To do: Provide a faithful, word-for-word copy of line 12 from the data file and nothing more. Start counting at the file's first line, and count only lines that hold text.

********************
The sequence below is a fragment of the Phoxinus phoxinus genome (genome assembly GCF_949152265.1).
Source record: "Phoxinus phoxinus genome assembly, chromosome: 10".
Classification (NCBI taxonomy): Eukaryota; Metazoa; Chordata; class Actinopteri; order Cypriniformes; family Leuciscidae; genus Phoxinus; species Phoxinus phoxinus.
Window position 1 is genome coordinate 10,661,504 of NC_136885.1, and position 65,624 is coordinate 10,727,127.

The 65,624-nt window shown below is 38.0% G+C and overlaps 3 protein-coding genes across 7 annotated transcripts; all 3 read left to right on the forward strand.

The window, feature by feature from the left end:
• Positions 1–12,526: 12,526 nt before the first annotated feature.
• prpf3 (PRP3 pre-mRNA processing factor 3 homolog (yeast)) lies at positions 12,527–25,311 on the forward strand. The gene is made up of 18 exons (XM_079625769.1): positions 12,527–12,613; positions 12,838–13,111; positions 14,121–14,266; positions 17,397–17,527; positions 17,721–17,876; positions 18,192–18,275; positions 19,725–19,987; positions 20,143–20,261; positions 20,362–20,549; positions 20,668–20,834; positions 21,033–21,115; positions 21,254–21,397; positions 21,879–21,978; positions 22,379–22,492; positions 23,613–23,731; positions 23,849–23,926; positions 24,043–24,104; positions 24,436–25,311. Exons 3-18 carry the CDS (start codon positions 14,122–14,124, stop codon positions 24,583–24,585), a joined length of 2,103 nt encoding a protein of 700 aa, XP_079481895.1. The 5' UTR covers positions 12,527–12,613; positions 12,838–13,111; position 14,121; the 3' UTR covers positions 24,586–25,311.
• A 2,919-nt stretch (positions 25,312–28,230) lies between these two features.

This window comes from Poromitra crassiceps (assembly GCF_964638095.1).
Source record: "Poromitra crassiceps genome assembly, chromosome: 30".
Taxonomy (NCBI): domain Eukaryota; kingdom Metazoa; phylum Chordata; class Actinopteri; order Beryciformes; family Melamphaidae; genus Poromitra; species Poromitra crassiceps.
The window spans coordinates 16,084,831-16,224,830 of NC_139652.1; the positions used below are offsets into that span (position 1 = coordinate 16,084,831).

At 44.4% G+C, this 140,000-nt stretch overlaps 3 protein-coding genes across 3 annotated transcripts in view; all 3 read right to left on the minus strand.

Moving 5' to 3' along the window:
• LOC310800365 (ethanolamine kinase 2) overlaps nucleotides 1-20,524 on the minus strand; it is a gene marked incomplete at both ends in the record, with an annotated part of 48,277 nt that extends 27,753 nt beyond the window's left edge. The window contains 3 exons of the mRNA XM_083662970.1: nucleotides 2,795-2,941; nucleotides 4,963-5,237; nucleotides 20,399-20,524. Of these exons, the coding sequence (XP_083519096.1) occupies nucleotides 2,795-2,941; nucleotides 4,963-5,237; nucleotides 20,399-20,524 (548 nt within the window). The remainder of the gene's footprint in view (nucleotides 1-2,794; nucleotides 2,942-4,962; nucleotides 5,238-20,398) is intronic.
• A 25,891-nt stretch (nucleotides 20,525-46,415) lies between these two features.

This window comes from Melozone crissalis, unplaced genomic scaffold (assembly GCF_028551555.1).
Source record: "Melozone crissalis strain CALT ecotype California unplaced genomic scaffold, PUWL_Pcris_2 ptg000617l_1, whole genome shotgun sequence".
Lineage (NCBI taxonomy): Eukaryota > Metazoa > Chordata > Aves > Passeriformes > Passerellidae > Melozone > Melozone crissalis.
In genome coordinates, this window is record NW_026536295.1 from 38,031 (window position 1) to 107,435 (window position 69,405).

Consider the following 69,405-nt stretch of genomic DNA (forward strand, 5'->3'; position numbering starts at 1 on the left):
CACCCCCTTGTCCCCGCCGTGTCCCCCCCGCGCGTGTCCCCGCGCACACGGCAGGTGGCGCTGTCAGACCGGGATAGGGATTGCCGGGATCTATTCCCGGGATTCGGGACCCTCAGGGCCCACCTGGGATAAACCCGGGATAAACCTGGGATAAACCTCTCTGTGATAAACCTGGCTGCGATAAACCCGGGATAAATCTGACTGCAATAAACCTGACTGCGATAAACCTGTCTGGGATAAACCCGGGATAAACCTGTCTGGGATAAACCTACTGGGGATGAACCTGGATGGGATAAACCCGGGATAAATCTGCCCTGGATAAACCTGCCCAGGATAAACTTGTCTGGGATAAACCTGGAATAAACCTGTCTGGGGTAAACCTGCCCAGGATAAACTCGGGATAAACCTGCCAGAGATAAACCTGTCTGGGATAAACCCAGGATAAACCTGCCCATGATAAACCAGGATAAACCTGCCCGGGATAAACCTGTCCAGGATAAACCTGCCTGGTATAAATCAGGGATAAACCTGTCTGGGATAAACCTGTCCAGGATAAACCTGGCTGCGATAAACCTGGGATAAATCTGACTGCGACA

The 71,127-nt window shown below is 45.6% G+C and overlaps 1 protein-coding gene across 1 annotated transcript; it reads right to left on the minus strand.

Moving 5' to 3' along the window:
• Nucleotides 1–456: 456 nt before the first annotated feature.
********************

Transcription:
Taxonomy (NCBI): domain Eukaryota; kingdom Metazoa; phylum Chordata; class Actinopteri; order Beryciformes; family Melamphaidae; genus Poromitra; species Poromitra crassiceps.